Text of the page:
Relocating bison to Colorado, saving them from being hunted in Grand Canyon National Park


COLORADO — One Southern Colorado organization, Southern Plains Land Trust, is leading an effort to relocate bison from Grand Canyon National Park. The bison are currently slated to be killed this fall. But the Colorado group is stepping in, offering to bring a bison herd to their wildlife sanctuary in Lamar.

“I don’t see why the hunt should move forward when there’s a better alternative for giving these animals sanctuary,” said Nicole Rosmarino, Executive Director of the Southern Plains Land Trust. “We reached out but they did not respond. The Park Service never responded to our offer. We simply were offering a solution. They don’t want the bison and we do.”

The National Park Service plans to have bison hunted in park boundaries where it’s usually banned. Officials say it’s to reduce the rapidly growing population and impacts to park resources, like water and vegetation.

Environmental groups are trying to reverse the plan. The Southern Plains Land Trust along with Animal Wellness Action are actively working to relocate the bison herd.

“There are only 300 of these bison in a 1.2 million acre park. If they want to reduce the population, for which we see no need, the Southern Plains Land Trust can take the animals,” said Wayne Pacelle, President of Animal Wellness Action.

The Park Service wants to cut the number of bison from 600 to 200 and plans to start opening hunting in September 2021.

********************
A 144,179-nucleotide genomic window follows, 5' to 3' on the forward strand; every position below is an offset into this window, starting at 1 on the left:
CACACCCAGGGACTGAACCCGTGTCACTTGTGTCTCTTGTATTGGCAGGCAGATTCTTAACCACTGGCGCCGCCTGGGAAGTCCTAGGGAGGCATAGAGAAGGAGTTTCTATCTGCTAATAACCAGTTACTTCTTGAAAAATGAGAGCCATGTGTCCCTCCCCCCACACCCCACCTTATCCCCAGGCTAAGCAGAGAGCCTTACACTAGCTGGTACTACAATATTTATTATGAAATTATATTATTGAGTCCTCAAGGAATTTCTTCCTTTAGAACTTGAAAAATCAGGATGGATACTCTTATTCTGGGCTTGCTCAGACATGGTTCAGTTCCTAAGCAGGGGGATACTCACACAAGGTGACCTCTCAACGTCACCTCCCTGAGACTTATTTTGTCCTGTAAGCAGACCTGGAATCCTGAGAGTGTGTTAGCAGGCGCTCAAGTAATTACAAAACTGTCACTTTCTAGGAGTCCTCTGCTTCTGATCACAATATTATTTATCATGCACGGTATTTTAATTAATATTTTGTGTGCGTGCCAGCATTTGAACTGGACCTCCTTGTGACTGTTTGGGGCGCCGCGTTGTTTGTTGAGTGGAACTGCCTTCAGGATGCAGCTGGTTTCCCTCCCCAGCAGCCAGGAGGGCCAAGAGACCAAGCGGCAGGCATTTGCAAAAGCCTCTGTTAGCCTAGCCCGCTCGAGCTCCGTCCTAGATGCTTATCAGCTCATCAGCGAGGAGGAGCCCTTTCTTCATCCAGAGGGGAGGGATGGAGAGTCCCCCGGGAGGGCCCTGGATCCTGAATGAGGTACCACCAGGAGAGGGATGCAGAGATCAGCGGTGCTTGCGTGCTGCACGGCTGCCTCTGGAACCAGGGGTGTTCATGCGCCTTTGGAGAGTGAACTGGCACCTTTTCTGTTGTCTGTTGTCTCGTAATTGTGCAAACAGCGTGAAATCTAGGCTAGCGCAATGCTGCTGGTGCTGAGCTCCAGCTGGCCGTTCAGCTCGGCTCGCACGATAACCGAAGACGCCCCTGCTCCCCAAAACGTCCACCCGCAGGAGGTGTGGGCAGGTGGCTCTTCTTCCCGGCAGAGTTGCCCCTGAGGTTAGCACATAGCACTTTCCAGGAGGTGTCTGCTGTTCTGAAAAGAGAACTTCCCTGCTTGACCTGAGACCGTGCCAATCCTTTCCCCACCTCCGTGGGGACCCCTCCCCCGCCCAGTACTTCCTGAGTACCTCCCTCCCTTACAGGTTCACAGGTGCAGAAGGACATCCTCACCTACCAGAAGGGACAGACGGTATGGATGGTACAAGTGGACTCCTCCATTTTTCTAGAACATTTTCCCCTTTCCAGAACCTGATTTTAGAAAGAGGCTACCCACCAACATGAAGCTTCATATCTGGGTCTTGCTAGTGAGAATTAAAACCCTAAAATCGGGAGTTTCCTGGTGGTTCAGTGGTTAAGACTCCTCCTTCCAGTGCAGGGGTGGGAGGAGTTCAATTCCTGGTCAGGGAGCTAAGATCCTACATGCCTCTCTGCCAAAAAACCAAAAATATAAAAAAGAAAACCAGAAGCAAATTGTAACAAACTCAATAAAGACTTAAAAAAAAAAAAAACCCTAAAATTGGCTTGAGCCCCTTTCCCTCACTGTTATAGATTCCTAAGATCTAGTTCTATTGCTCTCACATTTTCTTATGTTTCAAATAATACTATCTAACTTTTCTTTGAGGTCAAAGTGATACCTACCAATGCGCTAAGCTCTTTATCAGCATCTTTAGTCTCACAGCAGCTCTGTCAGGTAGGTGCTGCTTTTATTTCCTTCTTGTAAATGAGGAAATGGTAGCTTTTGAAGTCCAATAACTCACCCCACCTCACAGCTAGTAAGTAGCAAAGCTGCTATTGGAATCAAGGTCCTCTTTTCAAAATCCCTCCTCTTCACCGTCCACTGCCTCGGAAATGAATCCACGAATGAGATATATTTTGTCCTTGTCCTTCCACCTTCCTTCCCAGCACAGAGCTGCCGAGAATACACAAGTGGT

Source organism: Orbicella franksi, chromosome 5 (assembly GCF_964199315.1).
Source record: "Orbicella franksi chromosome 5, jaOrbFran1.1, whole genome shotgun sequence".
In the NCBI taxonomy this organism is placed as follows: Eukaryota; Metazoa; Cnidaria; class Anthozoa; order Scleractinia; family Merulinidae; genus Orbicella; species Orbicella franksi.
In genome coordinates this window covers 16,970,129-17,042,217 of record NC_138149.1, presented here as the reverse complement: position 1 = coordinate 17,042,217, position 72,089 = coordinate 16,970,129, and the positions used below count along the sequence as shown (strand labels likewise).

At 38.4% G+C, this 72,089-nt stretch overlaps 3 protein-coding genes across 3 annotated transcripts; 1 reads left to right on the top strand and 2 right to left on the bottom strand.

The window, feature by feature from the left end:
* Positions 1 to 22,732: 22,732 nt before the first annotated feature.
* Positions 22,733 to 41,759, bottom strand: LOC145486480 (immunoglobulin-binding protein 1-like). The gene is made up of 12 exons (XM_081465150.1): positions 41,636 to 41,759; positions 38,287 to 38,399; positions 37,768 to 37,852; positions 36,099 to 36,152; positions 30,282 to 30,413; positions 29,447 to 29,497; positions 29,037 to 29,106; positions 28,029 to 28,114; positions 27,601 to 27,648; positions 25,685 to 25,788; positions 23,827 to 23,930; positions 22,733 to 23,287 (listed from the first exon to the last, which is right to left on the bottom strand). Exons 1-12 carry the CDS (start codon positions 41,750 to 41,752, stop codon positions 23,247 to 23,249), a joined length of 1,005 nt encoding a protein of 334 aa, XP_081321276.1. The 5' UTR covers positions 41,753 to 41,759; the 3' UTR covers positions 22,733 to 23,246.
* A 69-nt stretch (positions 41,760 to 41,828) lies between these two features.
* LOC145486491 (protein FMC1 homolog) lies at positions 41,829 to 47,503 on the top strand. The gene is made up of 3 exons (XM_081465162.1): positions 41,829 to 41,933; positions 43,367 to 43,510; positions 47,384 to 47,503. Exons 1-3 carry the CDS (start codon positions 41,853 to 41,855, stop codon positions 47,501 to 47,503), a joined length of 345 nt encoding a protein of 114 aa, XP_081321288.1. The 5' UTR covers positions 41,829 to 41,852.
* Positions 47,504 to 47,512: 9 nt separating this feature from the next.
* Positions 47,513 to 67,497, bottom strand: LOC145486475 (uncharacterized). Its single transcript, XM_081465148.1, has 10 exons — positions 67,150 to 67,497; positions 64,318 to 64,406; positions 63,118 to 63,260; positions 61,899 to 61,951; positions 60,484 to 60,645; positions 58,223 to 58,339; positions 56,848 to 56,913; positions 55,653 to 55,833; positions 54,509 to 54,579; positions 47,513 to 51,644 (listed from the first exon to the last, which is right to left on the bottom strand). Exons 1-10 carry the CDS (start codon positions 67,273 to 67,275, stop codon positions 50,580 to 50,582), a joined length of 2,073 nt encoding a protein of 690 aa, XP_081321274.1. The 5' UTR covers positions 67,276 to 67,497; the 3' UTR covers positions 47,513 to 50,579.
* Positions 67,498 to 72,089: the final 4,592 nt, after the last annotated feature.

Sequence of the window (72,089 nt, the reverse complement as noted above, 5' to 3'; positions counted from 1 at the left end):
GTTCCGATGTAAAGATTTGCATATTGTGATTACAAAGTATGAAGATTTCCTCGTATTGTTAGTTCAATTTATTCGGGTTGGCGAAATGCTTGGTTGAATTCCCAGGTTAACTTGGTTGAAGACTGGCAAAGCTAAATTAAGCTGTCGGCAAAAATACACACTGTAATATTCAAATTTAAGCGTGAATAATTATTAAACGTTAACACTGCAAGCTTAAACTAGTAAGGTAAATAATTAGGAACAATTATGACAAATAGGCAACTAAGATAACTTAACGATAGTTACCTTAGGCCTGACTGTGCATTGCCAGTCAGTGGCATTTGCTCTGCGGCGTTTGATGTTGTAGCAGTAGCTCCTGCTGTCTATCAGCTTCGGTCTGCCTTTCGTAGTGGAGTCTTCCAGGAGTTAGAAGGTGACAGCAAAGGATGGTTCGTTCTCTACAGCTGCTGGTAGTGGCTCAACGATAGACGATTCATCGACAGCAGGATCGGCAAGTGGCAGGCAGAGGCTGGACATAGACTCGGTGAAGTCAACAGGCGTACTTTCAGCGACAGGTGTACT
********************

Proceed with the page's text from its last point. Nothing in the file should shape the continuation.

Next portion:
Instead, Southern Plains Land Trust is hoping to take in another 12 bison, saving them from being hunted on their native land.

“Now we have a small number of bison in Yellowstone and Grand Canyon National Parks. We should be doing our absolute best to protect them. To subject these animals to a trophy hunt is just totally perplexing,” said Pacelle.

Governor Jared Polis released as statement backing this effort to relocate the bison to Colorado.

“Our American Bison are a majestic and iconic species of wildlife. It is rare for the lethal removal of Bison to be allowed on National Park Service land which is owned by all Americans,” said Gov. Polis. “This decision should be reversed and we would welcome these 12 bison to live and roam free at the Southern Plains Land Trust in Bent County. I urge Interior and the National Park Service to consider this practical Colorado solution.”

Congressman Joe Neguse also wrote a letter to the Park Service, urging them to consider options other than hunting the bison.

“And I want to applaud Gov. Polis for stepping up and advocating for this strategy, which will help Colorado and Grand Canyon National Park And it will prevent the stain of a trophy hunting program from occurring in the national park in the 21st century,” said Pacelle.

According to the NPS, up to 60 million bison used to roam western states. After hunting them off, only a few hundred remain today.

“They’re iconic. They define what is was to have a wild west. And we can, we should treat them with more respect,” said Rosmarino.

“We should’ve learned our lesson about respecting these animals and protecting these animals,” said Pacelle.

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